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Clergy, Check Your Privilege about Mandated Reporting

Police in Pennsylvania recently charged a member of the clergy with failure to make a mandated report. According to police, he learned of the alleged sexual abuse from both the victim and the alleged perpetrator a couple of years ago.  Pennsylvania’s mandated reporter law includes clergy on the list of  individuals obligated to report suspected child abuse.

However, Pennsylvania also still retains the clergy privilege that exempts most clergy from the reporting requirement if they receive information "secretly and in confidence." It is not clear from the article whether this privilege will apply in this particular case, but prosecutors will have to prove that the claimed communications were outside the privilege.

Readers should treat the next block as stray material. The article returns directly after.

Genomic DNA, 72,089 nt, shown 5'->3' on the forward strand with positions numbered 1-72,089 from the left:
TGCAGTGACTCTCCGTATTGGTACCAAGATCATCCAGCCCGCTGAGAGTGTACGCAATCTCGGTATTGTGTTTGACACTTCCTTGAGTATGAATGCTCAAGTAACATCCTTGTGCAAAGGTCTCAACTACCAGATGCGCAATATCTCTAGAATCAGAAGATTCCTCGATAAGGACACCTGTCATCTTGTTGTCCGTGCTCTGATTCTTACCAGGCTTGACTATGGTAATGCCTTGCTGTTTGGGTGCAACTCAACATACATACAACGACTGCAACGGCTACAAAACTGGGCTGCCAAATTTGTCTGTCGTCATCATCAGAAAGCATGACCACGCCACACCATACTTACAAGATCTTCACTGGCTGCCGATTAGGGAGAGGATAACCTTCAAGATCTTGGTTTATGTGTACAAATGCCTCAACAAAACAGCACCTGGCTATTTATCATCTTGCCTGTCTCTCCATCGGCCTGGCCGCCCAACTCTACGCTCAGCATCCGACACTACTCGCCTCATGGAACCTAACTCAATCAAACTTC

Most states still recognize the clergy privilege even for mandated reports, but some states are beginning to reconsider that exception. In any situation where clergy members become aware of suspected child abuse, it is crucial not to assume that the clergy privilege applies. All clergy finding themselves in that situation should consult an attorney to understand their legal obligations and determine what the law requires in their specific jurisdiction.

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According to police, Gooden and the victim “had disclosed the sexual assault’ to Hintze as early as October 2020. Under Pennsylvania’s Child Protective Services Law, Hintze’s role as a stake president, which includes counseling other church officials, made him a mandated reporter, one of many categories of people — like social workers and school employees — who “are required to report suspected child abuse if they have reasonable cause to suspect that a child is a victim of child abuse,” according to the Pennsylvania Department of Human Services.

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mandated report, insights, youth services law, ausburn_deborah